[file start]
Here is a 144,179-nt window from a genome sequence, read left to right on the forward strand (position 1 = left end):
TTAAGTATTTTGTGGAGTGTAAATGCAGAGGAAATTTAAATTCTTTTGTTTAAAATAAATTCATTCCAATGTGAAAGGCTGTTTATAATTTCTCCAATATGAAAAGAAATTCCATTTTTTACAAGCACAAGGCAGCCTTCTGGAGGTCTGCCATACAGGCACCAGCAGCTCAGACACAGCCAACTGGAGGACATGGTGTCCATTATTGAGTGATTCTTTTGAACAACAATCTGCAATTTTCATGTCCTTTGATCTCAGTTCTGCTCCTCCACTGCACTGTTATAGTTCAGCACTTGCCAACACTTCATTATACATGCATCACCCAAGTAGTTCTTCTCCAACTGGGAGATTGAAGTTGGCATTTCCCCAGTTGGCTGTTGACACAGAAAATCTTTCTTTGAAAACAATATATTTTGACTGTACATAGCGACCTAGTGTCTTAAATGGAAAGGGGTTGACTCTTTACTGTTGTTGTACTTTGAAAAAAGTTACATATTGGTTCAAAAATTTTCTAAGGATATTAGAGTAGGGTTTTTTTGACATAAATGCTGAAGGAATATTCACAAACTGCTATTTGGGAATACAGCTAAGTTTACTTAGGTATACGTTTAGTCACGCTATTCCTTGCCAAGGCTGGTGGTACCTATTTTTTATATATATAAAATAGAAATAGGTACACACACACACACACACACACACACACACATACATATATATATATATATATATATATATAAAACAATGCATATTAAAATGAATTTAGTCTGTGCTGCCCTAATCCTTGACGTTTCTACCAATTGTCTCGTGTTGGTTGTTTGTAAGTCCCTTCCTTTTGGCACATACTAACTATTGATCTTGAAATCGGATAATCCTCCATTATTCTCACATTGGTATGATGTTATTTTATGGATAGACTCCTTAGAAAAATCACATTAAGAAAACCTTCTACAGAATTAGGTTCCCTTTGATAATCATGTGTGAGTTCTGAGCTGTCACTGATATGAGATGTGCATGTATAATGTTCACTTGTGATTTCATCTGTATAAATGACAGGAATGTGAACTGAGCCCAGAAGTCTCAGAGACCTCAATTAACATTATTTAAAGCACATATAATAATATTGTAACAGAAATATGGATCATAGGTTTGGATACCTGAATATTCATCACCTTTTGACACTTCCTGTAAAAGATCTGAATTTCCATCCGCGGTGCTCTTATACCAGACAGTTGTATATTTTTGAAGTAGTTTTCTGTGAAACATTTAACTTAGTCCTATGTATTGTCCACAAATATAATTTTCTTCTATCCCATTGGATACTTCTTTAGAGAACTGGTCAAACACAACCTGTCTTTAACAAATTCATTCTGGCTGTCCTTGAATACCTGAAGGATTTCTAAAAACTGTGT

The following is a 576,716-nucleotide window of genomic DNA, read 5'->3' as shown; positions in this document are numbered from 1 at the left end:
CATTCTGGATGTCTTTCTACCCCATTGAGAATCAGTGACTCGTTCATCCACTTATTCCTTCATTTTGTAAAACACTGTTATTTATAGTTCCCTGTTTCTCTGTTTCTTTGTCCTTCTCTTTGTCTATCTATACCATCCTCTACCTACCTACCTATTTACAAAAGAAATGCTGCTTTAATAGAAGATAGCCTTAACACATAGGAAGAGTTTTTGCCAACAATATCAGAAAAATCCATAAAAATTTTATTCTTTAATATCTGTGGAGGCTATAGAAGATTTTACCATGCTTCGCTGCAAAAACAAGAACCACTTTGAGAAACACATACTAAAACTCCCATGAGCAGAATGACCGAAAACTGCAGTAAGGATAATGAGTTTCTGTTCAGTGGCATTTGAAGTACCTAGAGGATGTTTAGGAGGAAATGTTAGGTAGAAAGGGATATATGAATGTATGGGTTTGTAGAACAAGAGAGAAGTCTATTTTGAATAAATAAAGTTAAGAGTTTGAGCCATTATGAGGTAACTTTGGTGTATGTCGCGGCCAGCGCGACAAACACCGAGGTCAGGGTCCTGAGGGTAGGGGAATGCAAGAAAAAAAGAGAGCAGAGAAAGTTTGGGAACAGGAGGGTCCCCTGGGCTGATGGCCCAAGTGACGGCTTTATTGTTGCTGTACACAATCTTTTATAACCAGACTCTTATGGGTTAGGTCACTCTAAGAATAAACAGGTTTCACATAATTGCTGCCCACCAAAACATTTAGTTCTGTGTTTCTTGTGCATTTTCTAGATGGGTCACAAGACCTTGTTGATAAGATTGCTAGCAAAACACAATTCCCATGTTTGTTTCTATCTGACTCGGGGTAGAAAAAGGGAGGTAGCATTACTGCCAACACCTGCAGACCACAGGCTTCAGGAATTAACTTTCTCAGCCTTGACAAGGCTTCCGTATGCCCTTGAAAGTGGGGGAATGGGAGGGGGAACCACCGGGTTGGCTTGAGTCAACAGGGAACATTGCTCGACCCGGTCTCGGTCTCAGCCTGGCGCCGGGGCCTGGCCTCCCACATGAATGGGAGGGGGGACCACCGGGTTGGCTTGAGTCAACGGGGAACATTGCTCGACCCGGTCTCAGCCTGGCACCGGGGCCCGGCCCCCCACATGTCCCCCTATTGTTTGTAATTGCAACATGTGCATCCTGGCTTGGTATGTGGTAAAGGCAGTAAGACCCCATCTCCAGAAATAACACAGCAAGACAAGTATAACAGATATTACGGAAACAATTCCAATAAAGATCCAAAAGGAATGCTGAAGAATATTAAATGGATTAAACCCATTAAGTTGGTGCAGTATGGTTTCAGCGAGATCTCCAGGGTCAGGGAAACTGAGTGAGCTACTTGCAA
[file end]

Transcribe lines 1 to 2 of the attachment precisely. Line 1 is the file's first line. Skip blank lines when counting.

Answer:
Here is a 144,179-nt window from a genome sequence, read left to right on the forward strand (position 1 = left end):
TTAAGTATTTTGTGGAGTGTAAATGCAGAGGAAATTTAAATTCTTTTGTTTAAAATAAATTCATTCCAATGTGAAAGGCTGTTTATAATTTCTCCAATATGAAAAGAAATTCCATTTTTTACAAGCACAAGGCAGCCTTCTGGAGGTCTGCCATACAGGCACCAGCAGCTCAGACACAGCCAACTGGAGGACATGGTGTCCATTATTGAGTGATTCTTTTGAACAACAATCTGCAATTTTCATGTCCTTTGATCTCAGTTCTGCTCCTCCACTGCACTGTTATAGTTCAGCACTTGCCAACACTTCATTATACATGCATCACCCAAGTAGTTCTTCTCCAACTGGGAGATTGAAGTTGGCATTTCCCCAGTTGGCTGTTGACACAGAAAATCTTTCTTTGAAAACAATATATTTTGACTGTACATAGCGACCTAGTGTCTTAAATGGAAAGGGGTTGACTCTTTACTGTTGTTGTACTTTGAAAAAAGTTACATATTGGTTCAAAAATTTTCTAAGGATATTAGAGTAGGGTTTTTTTGACATAAATGCTGAAGGAATATTCACAAACTGCTATTTGGGAATACAGCTAAGTTTACTTAGGTATACGTTTAGTCACGCTATTCCTTGCCAAGGCTGGTGGTACCTATTTTTTATATATATAAAATAGAAATAGGTACACACACACACACACACACACACACACACATACATATATATATATATATATATATATATAAAACAATGCATATTAAAATGAATTTAGTCTGTGCTGCCCTAATCCTTGACGTTTCTACCAATTGTCTCGTGTTGGTTGTTTGTAAGTCCCTTCCTTTTGGCACATACTAACTATTGATCTTGAAATCGGATAATCCTCCATTATTCTCACATTGGTATGATGTTATTTTATGGATAGACTCCTTAGAAAAATCACATTAAGAAAACCTTCTACAGAATTAGGTTCCCTTTGATAATCATGTGTGAGTTCTGAGCTGTCACTGATATGAGATGTGCATGTATAATGTTCACTTGTGATTTCATCTGTATAAATGACAGGAATGTGAACTGAGCCCAGAAGTCTCAGAGACCTCAATTAACATTATTTAAAGCACATATAATAATATTGTAACAGAAATATGGATCATAGGTTTGGATACCTGAATATTCATCACCTTTTGACACTTCCTGTAAAAGATCTGAATTTCCATCCGCGGTGCTCTTATACCAGACAGTTGTATATTTTTGAAGTAGTTTTCTGTGAAACATTTAACTTAGTCCTATGTATTGTCCACAAATATAATTTTCTTCTATCCCATTGGATACTTCTTTAGAGAACTGGTCAAACACAACCTGTCTTTAACAAATTCATTCTGGCTGTCCTTGAATACCTGAAGGATTTCTAAAAACTGTGT